- “Blink” (Season 3, Episode 10) — Another unusually formatted episode seen entirely through the perspective of Sally Sparrow, a young woman investigating the disappearance of her friends at the hands of aliens who disguise themselves as statues known as Weeping Angels. Even though the Doctor is barely in the story, this is considered one of the finest Doctor Who scripts ever written. For that, you can thank Steven Moffat, who also wrote the “Empty Child” two-parter and “The Girl in the Fireplace.”
- “The Fires of Pompeii” (Season 4, Episode 2) — Although touched on in a few episodes you’ve already seen, rarely have the ethics of time travel been so well debated by characters as they are in this episode, when the Doctor and his new companion Donna Noble land in Pompeii just a day before a volcano will erupt and destroy the city. The Doctor insists that history must stay on track, so they can’t interfere or save anyone; Donna insists that it’s inhumane to leave these people with the knowledge that the time travelers have. It’s exciting, suspenseful, and touching, and both characters make the case for their respective points more eloquently than I’ve heard before or since in any piece of time travel fiction.
- “Silence in the Library”/”Forest of the Dead” (Season 4, Episodes 8 and 9) — The Doctor and Donna land in a planet-wide library that’s become mysteriously deserted, and when a crew lands to investigate, the Doctor must save them all from the threat that lurks in the shadows. This brilliant, chilling story introduces River Song, another time traveler with an unexpected connection to the Doctor.
- “Vincent and the Doctor” (Season 5, Episode 10) — Now we’re shifting over to another new actor to play the Doctor (Matt Smith) and another new companion (Amy Pond). When the Doctor discovers an alien presence unintentionally lurking in a painting by Vincent van Gogh, he and Amy go back to try to stop the alien with Van Gogh’s help. Smith’s brilliant comedic performance is on full display in this episode, while at the same time the show deals sensitively with the issues of depression and suicide that plagued the famous painter. (This is a good stand-alone episode, but it’s even more moving if you watch it again in the context of the full season.)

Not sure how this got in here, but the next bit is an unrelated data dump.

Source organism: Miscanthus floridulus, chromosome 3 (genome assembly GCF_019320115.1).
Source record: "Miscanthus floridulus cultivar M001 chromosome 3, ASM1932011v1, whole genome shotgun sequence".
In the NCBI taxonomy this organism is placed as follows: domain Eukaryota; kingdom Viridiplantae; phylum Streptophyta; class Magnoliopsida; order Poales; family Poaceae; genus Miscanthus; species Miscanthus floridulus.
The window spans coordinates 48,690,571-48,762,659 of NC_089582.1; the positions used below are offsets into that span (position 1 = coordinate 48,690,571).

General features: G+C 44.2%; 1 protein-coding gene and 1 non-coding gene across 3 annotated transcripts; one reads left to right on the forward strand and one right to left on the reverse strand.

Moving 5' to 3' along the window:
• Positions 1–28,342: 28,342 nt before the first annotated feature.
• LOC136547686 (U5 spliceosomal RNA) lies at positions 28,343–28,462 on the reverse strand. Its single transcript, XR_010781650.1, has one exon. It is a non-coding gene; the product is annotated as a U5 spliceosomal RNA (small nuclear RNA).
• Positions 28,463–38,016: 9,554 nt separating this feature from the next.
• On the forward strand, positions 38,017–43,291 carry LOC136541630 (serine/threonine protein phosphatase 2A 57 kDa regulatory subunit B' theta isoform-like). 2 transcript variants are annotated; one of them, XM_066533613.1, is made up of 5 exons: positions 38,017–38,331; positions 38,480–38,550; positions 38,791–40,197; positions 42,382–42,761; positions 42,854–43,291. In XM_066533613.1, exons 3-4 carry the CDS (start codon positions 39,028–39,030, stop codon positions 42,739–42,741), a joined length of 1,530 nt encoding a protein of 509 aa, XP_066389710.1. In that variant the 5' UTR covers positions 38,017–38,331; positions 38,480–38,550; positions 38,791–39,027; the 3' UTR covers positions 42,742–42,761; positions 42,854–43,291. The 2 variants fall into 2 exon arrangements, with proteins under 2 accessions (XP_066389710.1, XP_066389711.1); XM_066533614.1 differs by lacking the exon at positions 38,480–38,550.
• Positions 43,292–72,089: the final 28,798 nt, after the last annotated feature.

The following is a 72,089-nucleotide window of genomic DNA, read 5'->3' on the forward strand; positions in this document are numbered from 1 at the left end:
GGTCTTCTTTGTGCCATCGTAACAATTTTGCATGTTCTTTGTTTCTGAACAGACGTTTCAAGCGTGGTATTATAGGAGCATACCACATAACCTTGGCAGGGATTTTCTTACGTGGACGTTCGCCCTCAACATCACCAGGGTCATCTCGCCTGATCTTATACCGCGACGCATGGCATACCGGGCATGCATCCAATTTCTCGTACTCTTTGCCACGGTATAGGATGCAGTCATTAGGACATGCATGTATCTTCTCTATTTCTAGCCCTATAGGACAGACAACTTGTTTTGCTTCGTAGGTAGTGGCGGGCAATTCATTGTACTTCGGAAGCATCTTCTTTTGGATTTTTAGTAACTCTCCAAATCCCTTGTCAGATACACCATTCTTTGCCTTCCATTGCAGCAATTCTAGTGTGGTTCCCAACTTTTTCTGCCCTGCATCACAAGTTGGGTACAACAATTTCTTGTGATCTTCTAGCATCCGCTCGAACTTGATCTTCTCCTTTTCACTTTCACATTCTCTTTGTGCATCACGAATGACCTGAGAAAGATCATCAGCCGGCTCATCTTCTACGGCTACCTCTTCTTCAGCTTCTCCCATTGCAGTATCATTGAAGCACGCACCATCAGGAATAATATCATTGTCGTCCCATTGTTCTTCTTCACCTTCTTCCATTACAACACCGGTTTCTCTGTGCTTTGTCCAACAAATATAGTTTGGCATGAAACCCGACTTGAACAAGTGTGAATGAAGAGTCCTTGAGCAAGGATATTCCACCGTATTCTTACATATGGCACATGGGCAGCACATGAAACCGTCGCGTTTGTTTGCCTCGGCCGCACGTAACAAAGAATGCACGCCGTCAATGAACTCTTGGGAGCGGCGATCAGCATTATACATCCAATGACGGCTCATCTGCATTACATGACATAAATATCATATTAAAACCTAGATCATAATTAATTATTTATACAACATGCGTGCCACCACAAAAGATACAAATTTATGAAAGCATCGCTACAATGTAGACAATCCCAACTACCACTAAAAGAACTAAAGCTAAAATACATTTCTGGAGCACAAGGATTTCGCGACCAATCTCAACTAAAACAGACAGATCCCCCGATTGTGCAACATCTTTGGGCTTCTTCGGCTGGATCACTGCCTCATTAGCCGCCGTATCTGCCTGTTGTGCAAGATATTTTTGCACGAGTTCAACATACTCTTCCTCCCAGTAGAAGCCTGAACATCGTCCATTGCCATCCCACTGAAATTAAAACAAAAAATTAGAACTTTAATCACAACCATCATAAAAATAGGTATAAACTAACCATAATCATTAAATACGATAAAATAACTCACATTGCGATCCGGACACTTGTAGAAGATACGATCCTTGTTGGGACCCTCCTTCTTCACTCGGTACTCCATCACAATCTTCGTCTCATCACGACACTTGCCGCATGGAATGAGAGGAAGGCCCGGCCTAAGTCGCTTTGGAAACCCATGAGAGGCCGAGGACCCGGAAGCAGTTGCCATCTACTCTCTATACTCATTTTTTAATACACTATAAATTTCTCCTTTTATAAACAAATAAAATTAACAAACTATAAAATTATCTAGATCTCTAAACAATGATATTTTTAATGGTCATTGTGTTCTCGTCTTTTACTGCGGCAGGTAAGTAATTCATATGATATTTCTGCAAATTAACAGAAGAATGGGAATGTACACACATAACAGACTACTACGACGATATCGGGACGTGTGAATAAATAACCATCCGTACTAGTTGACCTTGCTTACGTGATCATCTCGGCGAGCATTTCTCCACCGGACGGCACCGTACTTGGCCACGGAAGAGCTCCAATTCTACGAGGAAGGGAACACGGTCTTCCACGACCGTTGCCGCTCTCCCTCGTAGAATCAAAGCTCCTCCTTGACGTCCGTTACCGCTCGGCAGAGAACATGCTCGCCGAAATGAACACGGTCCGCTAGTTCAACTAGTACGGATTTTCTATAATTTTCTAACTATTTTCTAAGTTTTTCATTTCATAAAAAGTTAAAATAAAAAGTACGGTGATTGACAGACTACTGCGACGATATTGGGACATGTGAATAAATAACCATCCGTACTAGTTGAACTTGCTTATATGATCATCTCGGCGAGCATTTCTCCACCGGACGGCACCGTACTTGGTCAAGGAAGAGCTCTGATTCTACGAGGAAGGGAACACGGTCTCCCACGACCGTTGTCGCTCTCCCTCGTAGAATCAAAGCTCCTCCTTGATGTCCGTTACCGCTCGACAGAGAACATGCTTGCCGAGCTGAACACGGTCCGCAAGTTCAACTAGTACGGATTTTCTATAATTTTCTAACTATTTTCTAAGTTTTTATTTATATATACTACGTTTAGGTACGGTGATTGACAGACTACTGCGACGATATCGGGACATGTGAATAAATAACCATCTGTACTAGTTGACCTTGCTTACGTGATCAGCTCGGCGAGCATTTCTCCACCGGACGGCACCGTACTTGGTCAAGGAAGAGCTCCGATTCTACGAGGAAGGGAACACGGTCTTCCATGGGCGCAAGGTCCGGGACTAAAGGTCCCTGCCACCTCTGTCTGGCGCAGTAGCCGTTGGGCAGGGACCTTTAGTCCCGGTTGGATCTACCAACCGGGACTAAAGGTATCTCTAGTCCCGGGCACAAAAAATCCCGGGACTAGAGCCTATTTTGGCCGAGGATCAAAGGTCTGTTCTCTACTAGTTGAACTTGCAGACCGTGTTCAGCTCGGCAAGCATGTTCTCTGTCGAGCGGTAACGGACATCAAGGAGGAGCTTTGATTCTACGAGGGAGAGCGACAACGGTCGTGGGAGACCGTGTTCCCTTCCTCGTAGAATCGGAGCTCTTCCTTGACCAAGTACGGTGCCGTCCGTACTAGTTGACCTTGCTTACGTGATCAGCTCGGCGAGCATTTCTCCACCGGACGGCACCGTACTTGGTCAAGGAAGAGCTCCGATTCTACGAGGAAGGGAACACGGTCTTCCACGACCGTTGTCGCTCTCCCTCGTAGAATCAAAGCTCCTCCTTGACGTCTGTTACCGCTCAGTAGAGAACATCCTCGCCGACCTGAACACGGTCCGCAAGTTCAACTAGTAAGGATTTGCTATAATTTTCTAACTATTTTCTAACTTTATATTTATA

- “The Doctor’s Wife” (Season 6, Episode 4) — Even though we haven’t spent much time in this list on episodes involving the Time War, that event and the tragic choices the Doctor made there inform much of the new series. In this fascinating tale, the Doctor responds to a distress call that may lead him to some surviving members of his race, but he isn’t prepared for what he and Amy and her husband Rory (long story) find there. This is one of the episodes that dives into something frequently hinted at but rarely so directly addressed in the series: The TARDIS knows where to take the Doctor and his companions because it’s actually sentient.
- “Flatline” (Season 8, Episode 9) — Skipping ahead a bit, here’s an adventure with the Doctor as played by Peter Capaldi, with a companion named Clara Oswald. In a fun and unusual story, the Doctor gets stuck in the TARDIS when the exterior shrinks, so Clara must find a way to get it back to regular size while fending off an invasion by an unusual group of aliens that can inhabit two-dimensional wall paintings.
So that does it for my list. I can hear outraged Doctor Who fans now: “Where’s ‘Army of Ghosts’/’Doomsday’? Where’s any story featuring his great nemesis, the Master? Where’s the 3-part ‘Journey’s End’ Season 4 finale? Where’s the 50th anniversary special, ‘Day of the Doctor’? Where’s…” (Fill in the blank here.)
To that, I can only again say: This is not a definitive list of the only Doctor Who that new viewers ever need to see. This list is the equivalent of a taste test at Baskin-Robbins to whet their appetites. Also, many of the episodes listed above only have their greatest emotional impact after you’ve been on a much longer journey with these characters. They work best in their original context, in the proper episode order.
If this blog post is successful, perhaps I’ll do a list of another 13 great stories, mixing in some more classic tales as well. But hopefully this list will get any new viewers out there interested in the upcoming season, where Jodie Whittaker takes over the role.
So, fellow Whovians: Which 13 episodes would you pick?